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Kia Rio (2005 - 2011)

The independent definitive Kia Rio (2005-2011) video review

This is a sample, showing 30 seconds of each section.

    RIO REVISITED (some text hidden)

    BY ANDY ENRIGHT

    Introductionword count: 74

    Sometimes car buyers don't want to do the research. They want something that's going to be easy to buy, easy to maintain and easy to drive. They don't care about handling, soft-touch plastics or 0-60 times. They just want a hassle-free experience and that's exactly what's served up by the Kia Rio. Good looking and inoffensive, the Rio is a very good cheap car. As a used buy it has plenty to commend it.

    Modelsword count: 11

    Models covered: (5dr hatchback 1.4 petrol, 1.5 diesel [base, LS, GS])

    Historyword count: 159

    The Kia Rio first established itself as a very spacious but rather outdated budget hatchback that originally went on sale back in 2001. Kia was still struggling to establish itself in Western markets at that stage and had little clue as to the detailed requirements of European and US drivers. The Rio sold in modest numbers while elsewhere in the company's model line-up, with each successive car, Kia zeroed in closer to design respectability. Vehicles like the Picanto, the Sedona and the Sportage established the Korean company as a credible manufacturer of value products but the MK2 Rio, while massively better than its predecessor, never really caught on in the same way. Introduced in September 2005, this Rio featured a crucial ingredient lacking from its predecessor - the option of a diesel engine. One five, door body style, two trim levels and a choice of a 1.4-litre petrol or a 1.5-litre diesel was the extent of the Rio range.

    What You Getword count: 386

    One of the key problems of the old car was that from a styling perspective, it didn't seem to know quite what it wanted to be. It seemed to hover somewhere between a hatch and an estate, but the second generation car sharpens up the styling quite significantly. In fact, it's almost what you could call good looking, with a smart fresh family face. Everything about the car was redesigned. That styling, for example, went down well, featuring as it did a bolder nose, a more dynamic profile and a neater interior. Comfort-wise, there was more headroom, legroom and shoulder room, especially in the rear. From a safety perspective, there were twin front, side and curtain airbags, plus active head restraints and the option for owners to consider the availability of the electronic stability programme, ESP. As for performance, well, rather unusually, this was an all-new car that launched with all-new engines, with both diesel and petrol units claimed by Kia to be amongst the class best. Both featured much stronger refinement than Kia had been able to offer in the past, courtesy of sleeker aerodynamics, a stronger structure and greatly enhanced NVH (noise, vibration and harshness) measures. Finally, customer convenience was also high on the developers' list, with the Mk2 Rio offering a more versatile cargo space, a trip computer, solar glass and the availability of keyless entry. The Rio still revelled in its shameless affordability and decent equipment levels, the entry-level model including central locking and twin front airbags as part of its standard specification. There was also an optional Dynamic pack that included a rear spoiler, a sunroof and an Electronic Stability Program for additional safety. The 3,990 mm long second generation Rio hatchback is taller (+50 mm), wider (+15 mm) but shorter (-250 mm) than the model it replaced. The car also has a much longer wheelbase (+90 mm) which, combined with careful packaging of the mechanical components, enabled it at launch to claim 'best-in-class' interior space for maximum occupant comfort. The Rio's wheelbase is between 9mm and 40mm, longer (in 2005 at least) than rivals like Volkswagen's Polo, Skoda's Fabia, Peugeot's 206, Ford's Fiesta and Vauxhall's Corsa, while its overall width was from 12mm to 49mm wider. The overall length was between 30mm and 168mm longer than those potential supermini rivals.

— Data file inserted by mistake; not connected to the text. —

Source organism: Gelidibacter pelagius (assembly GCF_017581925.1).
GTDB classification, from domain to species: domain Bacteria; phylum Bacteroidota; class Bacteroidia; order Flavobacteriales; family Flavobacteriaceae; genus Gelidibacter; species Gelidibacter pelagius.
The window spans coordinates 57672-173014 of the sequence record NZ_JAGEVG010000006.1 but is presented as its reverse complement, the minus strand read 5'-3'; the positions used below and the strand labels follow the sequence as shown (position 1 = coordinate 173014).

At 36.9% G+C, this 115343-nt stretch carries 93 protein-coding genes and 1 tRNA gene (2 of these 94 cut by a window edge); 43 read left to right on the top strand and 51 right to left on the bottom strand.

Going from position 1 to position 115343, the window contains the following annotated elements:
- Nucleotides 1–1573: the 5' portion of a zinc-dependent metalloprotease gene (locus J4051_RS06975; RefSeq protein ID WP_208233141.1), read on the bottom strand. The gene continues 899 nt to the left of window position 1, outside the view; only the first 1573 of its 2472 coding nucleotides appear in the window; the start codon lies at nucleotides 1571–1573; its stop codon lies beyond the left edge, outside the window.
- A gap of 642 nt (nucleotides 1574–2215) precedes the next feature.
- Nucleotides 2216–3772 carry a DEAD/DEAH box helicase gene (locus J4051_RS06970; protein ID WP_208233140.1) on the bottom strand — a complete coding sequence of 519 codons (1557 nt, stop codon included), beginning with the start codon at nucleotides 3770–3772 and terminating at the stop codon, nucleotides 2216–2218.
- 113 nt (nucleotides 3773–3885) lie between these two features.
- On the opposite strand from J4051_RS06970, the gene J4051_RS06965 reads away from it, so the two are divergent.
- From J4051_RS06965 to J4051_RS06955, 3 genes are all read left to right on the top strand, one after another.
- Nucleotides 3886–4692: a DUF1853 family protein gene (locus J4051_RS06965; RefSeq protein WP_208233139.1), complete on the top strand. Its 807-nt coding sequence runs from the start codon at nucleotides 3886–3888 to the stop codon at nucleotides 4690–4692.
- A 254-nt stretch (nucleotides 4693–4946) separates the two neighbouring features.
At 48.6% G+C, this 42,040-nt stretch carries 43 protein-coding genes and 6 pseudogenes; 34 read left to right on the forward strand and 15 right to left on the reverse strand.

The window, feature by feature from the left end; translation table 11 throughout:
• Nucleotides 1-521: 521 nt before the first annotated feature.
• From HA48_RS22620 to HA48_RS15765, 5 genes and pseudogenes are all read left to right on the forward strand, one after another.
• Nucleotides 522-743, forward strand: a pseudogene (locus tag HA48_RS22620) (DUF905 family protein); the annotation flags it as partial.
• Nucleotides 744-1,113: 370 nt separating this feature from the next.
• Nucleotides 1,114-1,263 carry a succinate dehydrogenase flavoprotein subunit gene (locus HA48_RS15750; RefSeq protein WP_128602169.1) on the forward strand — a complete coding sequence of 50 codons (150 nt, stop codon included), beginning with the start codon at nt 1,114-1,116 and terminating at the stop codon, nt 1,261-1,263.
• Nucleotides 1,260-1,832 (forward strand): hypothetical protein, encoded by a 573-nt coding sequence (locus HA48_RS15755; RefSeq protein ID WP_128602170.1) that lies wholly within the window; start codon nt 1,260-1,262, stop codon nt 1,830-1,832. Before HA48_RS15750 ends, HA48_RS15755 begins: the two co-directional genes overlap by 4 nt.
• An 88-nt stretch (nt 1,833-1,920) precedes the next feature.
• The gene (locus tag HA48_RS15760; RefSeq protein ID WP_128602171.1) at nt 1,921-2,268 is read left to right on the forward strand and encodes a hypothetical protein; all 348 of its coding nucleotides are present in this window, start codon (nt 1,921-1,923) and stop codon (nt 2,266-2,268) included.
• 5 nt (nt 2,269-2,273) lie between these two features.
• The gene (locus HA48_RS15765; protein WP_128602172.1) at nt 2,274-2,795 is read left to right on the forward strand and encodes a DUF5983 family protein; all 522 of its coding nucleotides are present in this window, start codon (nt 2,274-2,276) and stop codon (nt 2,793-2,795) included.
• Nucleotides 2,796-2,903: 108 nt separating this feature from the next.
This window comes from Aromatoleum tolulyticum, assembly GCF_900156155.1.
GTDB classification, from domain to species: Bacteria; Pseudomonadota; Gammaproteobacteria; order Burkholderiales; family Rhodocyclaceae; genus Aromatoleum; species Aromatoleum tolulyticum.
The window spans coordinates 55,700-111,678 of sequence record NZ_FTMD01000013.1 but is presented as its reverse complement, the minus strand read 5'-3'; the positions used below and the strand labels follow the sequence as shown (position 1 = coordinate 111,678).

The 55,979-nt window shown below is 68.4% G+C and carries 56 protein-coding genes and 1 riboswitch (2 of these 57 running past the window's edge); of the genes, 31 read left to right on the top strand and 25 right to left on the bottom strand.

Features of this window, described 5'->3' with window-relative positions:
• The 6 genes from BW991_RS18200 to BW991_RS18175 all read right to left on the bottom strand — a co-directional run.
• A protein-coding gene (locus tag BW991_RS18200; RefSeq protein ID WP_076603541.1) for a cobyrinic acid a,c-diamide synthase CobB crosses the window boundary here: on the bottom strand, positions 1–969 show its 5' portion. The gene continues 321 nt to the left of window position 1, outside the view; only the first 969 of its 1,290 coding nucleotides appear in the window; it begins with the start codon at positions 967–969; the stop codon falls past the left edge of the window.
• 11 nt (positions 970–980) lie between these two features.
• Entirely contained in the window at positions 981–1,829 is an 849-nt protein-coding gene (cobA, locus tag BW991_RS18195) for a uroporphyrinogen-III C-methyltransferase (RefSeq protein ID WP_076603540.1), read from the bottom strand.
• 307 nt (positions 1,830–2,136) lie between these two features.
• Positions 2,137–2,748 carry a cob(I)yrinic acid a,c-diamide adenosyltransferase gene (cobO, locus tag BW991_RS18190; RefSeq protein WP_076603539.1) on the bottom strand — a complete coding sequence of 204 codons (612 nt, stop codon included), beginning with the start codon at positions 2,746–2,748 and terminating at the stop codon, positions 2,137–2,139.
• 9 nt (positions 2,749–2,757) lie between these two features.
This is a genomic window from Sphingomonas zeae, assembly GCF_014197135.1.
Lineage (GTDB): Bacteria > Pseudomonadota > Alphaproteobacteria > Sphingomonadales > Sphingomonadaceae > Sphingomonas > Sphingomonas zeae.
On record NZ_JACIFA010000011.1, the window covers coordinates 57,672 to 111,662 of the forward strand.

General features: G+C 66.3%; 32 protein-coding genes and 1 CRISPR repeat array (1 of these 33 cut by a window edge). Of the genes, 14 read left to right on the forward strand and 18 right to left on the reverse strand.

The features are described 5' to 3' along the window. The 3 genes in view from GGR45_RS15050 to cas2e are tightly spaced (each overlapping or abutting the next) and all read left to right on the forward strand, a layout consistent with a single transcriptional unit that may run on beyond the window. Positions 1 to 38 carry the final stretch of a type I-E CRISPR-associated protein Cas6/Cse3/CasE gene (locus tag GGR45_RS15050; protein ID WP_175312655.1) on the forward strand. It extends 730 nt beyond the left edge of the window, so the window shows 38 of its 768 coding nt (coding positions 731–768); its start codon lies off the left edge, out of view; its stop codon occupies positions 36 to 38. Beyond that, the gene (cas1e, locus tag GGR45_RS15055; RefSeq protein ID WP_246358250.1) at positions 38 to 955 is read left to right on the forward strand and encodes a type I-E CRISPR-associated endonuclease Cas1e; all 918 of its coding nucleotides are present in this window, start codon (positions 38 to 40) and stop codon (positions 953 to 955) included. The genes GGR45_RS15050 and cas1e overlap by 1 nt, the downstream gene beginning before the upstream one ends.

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    Pictures (high res disabled)

    Statistics (subset of data only)

    Min

    Max

    Insurance group 1-50:

    12

    17

    CO2 (g/km):

    119

    165

    Max Speed (mph):

    109

    0-62 mph (s):

    11.5

    14.5

    Urban mpg:

    30.7

    52.3

    Extra urban mpg:

    50.4

    68.9

    Combined mpg:

    40.4

    62.8

    Length (mm):

    3990

    Width (mm):

    1695

    ... and 5 other stats available

    Scoring (subset of scores)

    Category: Small Runabouts

    Performance
    50%
    Handling
    40%
    Comfort
    40%
    Space
    60%
    Styling, Build, Value, Equipment, Depreciation, Handling, Insurance and Total scores are available with our full data feed.

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